image

Figure 2. Schematic diagram explaining the difference between the two morphological endpoints the Integrated Morphometry Analysis (IMA) module quantifies, fiber length (A) and body length (B), obtained from the high content screening (HCS) assay of zebrafish embryos. Fiber length is inline image, where ‘p’ is the perimeter and ‘a’ is the area of the image.

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Statistical Analysis

Data from images processed using the custom journal (Fig. S1 and S2), were automatically exported to Microsoft Excel. Data were then pasted into Sigma Plot 9.0/Sigma Stat 3.1 for statistical analysis. One-way anova and Holm–Sidak pair-wise multiple comparison post-hoc tests were used to determine statistical significance with P < 0.05. For two-group comparisons, a t-test was used to determine statistical significance with P < 0.05. For data failing Shaprio-Wilk normality testing, Kruskal–Wallis anova on ranks with Tukey's post-hoc tests were alternatively performed with P < 0.05.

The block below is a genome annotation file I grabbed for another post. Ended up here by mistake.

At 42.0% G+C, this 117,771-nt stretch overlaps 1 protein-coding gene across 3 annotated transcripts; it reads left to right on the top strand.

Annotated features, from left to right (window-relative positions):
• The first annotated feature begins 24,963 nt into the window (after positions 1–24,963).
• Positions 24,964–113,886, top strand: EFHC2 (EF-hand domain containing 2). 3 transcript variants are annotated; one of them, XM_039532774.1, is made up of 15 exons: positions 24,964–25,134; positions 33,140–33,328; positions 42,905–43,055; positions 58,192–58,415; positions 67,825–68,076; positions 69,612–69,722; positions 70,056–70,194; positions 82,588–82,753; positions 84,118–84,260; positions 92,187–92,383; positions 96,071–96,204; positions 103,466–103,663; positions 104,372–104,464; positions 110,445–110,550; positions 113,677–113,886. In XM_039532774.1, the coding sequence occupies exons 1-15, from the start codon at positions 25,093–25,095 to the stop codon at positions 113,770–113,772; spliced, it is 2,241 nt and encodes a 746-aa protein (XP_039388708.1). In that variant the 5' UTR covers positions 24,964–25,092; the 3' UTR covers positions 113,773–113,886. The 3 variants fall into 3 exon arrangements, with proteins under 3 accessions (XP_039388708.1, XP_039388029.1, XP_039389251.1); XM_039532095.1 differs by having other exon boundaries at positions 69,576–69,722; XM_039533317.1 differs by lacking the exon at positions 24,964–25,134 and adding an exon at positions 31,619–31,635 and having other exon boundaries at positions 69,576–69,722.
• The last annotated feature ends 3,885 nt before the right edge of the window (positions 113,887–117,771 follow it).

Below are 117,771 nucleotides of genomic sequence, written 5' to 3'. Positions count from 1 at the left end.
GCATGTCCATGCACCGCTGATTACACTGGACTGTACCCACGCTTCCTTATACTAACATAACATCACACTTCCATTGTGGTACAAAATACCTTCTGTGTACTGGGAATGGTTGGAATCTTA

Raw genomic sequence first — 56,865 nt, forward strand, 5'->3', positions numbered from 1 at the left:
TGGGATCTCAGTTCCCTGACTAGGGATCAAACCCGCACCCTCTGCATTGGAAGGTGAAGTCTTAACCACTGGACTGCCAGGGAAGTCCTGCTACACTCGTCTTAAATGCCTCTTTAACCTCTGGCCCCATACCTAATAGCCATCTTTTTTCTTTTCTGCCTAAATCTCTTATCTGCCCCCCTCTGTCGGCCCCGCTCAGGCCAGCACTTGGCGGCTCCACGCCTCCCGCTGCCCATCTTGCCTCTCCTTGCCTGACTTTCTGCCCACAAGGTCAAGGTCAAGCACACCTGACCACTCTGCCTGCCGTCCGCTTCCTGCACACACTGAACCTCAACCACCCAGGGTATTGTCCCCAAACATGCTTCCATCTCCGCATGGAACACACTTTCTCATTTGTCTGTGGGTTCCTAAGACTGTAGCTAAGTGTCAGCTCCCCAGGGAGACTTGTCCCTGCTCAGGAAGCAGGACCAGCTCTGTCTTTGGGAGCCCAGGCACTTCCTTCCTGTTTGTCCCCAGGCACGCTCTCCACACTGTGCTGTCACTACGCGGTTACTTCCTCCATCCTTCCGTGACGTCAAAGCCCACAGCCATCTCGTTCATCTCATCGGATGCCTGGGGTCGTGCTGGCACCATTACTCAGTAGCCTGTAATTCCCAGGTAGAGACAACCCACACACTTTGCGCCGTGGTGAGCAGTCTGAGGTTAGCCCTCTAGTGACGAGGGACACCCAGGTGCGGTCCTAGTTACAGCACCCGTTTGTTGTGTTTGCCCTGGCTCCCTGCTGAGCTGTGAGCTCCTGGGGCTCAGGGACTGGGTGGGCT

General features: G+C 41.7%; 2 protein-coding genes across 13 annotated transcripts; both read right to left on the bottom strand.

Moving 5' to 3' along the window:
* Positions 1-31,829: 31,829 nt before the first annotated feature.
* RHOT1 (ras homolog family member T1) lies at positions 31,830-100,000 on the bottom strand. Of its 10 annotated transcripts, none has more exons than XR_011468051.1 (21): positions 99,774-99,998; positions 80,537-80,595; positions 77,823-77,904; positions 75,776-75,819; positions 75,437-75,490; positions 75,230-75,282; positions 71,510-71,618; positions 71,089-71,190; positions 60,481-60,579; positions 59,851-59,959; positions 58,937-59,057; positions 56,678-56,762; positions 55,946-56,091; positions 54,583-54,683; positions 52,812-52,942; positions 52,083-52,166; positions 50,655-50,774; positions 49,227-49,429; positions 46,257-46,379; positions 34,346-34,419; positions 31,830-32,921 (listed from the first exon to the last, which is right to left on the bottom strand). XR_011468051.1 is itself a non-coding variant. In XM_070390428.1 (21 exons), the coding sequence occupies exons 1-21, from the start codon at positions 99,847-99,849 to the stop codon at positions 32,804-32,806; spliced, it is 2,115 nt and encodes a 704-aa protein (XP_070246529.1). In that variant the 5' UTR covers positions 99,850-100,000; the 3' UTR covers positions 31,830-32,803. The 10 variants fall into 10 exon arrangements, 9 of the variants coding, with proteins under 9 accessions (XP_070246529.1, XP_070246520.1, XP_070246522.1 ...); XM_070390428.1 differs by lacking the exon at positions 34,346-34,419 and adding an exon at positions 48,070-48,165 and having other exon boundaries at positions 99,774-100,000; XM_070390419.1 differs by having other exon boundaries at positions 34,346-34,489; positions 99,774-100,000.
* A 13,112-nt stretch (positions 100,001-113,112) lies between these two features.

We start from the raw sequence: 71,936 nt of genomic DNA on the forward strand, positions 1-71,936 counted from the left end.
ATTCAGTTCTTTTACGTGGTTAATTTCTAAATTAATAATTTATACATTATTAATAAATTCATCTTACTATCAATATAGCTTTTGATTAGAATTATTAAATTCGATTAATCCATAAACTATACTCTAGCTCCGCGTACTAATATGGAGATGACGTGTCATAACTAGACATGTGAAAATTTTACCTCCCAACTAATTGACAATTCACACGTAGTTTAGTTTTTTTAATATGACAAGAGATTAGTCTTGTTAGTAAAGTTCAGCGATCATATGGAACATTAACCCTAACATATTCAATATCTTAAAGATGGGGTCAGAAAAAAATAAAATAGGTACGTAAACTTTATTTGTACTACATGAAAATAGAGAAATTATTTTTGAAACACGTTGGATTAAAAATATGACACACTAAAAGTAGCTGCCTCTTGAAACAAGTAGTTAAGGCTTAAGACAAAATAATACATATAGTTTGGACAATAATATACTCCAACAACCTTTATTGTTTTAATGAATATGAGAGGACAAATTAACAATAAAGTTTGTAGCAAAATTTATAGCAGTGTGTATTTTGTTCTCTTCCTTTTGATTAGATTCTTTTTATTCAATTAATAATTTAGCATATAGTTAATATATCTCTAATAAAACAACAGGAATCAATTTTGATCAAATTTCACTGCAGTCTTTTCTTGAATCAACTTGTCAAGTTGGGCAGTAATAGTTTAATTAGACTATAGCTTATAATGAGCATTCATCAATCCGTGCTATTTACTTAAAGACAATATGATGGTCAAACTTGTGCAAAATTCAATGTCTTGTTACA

Results

  1. Top of page
  2. Abstract
  3. Introduction
  4. Materials and Methods
  5. Results
  6. Discussion
  7. Acknowledgements
  8. References
  9. Supporting Information

In an attempt to establish a method to accurately measure developmental toxicity in a fast and robust manner, we describe here an image-based high content screening (HCS) assay using zebrafish embryos based on a single parameter as an endpoint. In order to determine the reliability of this automated imaging system-based assay, we tested a number of known teratogens using two different endpoints, linear axial length and fiber length that takes into account the curved contour of the embryos, a morphological anomaly that often occurs with toxicant exposure.

Here, we chose to study the effects of the different compounds after exposures between 28 and 52 hpf, a critical period for organogenesis in the developing larva. Although the major processes taking place during early embryo development (e.g. gastrulation, conversion-extension, epiboly, segmentation, etc.) are completed by this stage, organogenesis and further growth continues. We have quantified the endpoints (body length and fiber length) as measures of teratogenicity (growth retardation) in embryos and larvae up to 52 hpf. In all of our experiments, we used 24–28 hpf embryos as the initial age of exposure. This age was chosen for exposure because 24 hpf is the earliest stage at which the rudiments of all organ systems are already developed.